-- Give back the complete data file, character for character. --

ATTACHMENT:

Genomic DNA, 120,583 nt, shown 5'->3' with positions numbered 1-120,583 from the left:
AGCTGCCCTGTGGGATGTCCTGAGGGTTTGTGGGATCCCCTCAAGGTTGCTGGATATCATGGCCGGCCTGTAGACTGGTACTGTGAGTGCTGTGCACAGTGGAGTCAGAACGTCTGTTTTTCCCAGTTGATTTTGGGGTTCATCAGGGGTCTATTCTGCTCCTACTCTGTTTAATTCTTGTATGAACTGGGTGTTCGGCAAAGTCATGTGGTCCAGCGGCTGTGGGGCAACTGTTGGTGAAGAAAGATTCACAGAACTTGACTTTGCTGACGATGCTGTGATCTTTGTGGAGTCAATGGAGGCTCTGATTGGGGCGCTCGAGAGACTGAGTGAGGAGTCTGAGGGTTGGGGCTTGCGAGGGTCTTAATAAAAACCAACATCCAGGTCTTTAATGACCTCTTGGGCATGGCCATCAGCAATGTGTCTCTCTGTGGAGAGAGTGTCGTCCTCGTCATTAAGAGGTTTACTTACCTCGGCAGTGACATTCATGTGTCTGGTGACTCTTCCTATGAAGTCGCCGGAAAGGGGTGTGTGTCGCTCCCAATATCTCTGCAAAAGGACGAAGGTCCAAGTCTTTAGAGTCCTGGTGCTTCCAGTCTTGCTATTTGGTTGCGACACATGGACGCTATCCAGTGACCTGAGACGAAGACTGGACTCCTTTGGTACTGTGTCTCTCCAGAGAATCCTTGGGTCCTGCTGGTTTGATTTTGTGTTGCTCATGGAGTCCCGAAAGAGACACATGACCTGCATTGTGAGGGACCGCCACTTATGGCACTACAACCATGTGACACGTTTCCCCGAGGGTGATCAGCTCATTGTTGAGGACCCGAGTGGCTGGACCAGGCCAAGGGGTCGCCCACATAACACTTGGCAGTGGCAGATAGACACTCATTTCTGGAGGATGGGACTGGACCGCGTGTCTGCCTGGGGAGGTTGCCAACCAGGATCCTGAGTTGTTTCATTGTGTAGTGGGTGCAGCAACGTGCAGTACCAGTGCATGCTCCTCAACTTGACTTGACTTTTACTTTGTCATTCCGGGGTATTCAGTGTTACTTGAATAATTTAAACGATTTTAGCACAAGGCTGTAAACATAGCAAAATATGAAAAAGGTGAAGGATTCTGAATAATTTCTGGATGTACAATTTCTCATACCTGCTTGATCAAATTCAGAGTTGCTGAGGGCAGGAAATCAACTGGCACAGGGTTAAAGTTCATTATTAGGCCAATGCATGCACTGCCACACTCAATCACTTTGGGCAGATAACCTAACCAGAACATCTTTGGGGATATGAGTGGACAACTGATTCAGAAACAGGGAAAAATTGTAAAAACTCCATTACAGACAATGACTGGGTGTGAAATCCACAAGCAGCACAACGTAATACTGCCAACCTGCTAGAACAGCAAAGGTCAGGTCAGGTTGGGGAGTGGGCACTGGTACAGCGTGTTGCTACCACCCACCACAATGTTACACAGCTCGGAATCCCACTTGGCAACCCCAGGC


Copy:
Genomic DNA, 120,583 nt, shown 5'->3' with positions numbered 1-120,583 from the left:
AGCTGCCCTGTGGGATGTCCTGAGGGTTTGTGGGATCCCCTCAAGGTTGCTGGATATCATGGCCGGCCTGTAGACTGGTACTGTGAGTGCTGTGCACAGTGGAGTCAGAACGTCTGTTTTTCCCAGTTGATTTTGGGGTTCATCAGGGGTCTATTCTGCTCCTACTCTGTTTAATTCTTGTATGAACTGGGTGTTCGGCAAAGTCATGTGGTCCAGCGGCTGTGGGGCAACTGTTGGTGAAGAAAGATTCACAGAACTTGACTTTGCTGACGATGCTGTGATCTTTGTGGAGTCAATGGAGGCTCTGATTGGGGCGCTCGAGAGACTGAGTGAGGAGTCTGAGGGTTGGGGCTTGCGAGGGTCTTAATAAAAACCAACATCCAGGTCTTTAATGACCTCTTGGGCATGGCCATCAGCAATGTGTCTCTCTGTGGAGAGAGTGTCGTCCTCGTCATTAAGAGGTTTACTTACCTCGGCAGTGACATTCATGTGTCTGGTGACTCTTCCTATGAAGTCGCCGGAAAGGGGTGTGTGTCGCTCCCAATATCTCTGCAAAAGGACGAAGGTCCAAGTCTTTAGAGTCCTGGTGCTTCCAGTCTTGCTATTTGGTTGCGACACATGGACGCTATCCAGTGACCTGAGACGAAGACTGGACTCCTTTGGTACTGTGTCTCTCCAGAGAATCCTTGGGTCCTGCTGGTTTGATTTTGTGTTGCTCATGGAGTCCCGAAAGAGACACATGACCTGCATTGTGAGGGACCGCCACTTATGGCACTACAACCATGTGACACGTTTCCCCGAGGGTGATCAGCTCATTGTTGAGGACCCGAGTGGCTGGACCAGGCCAAGGGGTCGCCCACATAACACTTGGCAGTGGCAGATAGACACTCATTTCTGGAGGATGGGACTGGACCGCGTGTCTGCCTGGGGAGGTTGCCAACCAGGATCCTGAGTTGTTTCATTGTGTAGTGGGTGCAGCAACGTGCAGTACCAGTGCATGCTCCTCAACTTGACTTGACTTTTACTTTGTCATTCCGGGGTATTCAGTGTTACTTGAATAATTTAAACGATTTTAGCACAAGGCTGTAAACATAGCAAAATATGAAAAAGGTGAAGGATTCTGAATAATTTCTGGATGTACAATTTCTCATACCTGCTTGATCAAATTCAGAGTTGCTGAGGGCAGGAAATCAACTGGCACAGGGTTAAAGTTCATTATTAGGCCAATGCATGCACTGCCACACTCAATCACTTTGGGCAGATAACCTAACCAGAACATCTTTGGGGATATGAGTGGACAACTGATTCAGAAACAGGGAAAAATTGTAAAAACTCCATTACAGACAATGACTGGGTGTGAAATCCACAAGCAGCACAACGTAATACTGCCAACCTGCTAGAACAGCAAAGGTCAGGTCAGGTTGGGGAGTGGGCACTGGTACAGCGTGTTGCTACCACCCACCACAATGTTACACAGCTCGGAATCCCACTTGGCAACCCCAGGC